Pig fetuses infected with Zika virus develop severe brain pathology

Published on
April 4, 2018

Emerging Microbes & Infections (Nature publishing group) published a study of Wageningen Bioveterinary Research (WBVR) in which pregnant pigs were used to study Zika virus (ZIKV) pathogenesis. Pigs share many anatomical and physiological features with humans, so this species may be an attractive alternative human surrogate for ZIKV research. ZIKV is a mosquito-borne flavivirus that became associated with microcephaly in newborns and Guillain-Barré syndrome in adults after its emergence in the Pacific and the Americas in 2015.

Study design and results

WBVR inoculated 20 porcine fetuses in utero and assessed the effect of ZIKV on brain development 4 weeks later. All inoculated fetuses presented mild to severe neuropathology, characterized by a depletion of neurons in the cerebral cortex. In most cases, neuronal depletion was confined to specific cerebral lobes without affecting brain size, whereas in severe cases a more generalized depletion resulted in microcephaly.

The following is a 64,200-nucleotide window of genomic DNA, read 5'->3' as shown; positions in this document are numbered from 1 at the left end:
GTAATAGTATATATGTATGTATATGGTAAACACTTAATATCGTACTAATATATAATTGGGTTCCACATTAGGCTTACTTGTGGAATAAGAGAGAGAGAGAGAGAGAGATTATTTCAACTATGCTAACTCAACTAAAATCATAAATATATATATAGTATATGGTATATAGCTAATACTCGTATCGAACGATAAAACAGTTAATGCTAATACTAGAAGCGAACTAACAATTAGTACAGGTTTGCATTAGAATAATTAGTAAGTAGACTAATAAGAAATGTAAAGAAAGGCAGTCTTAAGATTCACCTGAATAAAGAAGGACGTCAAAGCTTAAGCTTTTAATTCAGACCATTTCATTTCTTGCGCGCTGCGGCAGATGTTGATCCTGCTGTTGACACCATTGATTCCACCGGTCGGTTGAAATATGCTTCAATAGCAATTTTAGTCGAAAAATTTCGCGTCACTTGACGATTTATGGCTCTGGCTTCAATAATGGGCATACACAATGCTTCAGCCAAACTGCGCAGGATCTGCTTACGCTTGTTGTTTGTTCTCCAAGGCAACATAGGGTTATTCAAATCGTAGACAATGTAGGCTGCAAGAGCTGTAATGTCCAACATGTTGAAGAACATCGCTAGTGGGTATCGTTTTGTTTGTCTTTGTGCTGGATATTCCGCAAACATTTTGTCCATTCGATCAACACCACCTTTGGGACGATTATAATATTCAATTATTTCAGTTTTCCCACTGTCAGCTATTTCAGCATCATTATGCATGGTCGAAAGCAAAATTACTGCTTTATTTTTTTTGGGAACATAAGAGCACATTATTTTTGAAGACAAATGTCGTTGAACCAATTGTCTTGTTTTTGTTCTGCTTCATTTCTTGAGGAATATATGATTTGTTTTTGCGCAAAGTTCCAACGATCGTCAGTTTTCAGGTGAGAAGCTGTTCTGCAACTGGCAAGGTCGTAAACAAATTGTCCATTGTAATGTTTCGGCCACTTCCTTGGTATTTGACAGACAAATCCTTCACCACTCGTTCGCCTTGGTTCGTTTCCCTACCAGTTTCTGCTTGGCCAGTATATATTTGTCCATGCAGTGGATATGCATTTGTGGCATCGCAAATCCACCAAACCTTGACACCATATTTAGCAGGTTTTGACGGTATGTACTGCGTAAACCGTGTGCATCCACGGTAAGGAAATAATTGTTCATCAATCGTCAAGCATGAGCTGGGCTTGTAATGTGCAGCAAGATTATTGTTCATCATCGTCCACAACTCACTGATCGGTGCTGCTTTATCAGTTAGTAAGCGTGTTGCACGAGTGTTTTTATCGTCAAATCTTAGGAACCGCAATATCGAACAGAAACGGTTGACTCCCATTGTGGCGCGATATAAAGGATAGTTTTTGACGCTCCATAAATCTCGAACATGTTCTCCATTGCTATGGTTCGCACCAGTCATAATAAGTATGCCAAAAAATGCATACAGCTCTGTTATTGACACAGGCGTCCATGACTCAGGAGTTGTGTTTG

ZIKV models

First insights into ZIKV-mediated neuropathology came from studies with mice. However, the major differences in the physiology, anatomy, and development of the rodent and human brain makes extrapolation of observations made in mouse experiments to humans not always appropriate. The application of mouse models to study the effect of ZIKV on brain development is further limited by the short gestation period of mice compared with humans. Nonhuman primates are considered the best human surrogates for studying human infectious diseases and have indeed proven extremely valuable in ZIKV research. However, the use of large numbers of non-human primates, particularly during gestation, is under severe societal scrutiny.


The presented fetal pig model can be used to study fundamental aspects of congenital ZIKV syndrome and may facilitate the evaluation of ZIKV therapeutics.  The study also supports the notion that congenital ZIKV infection induces more than just microcephaly.

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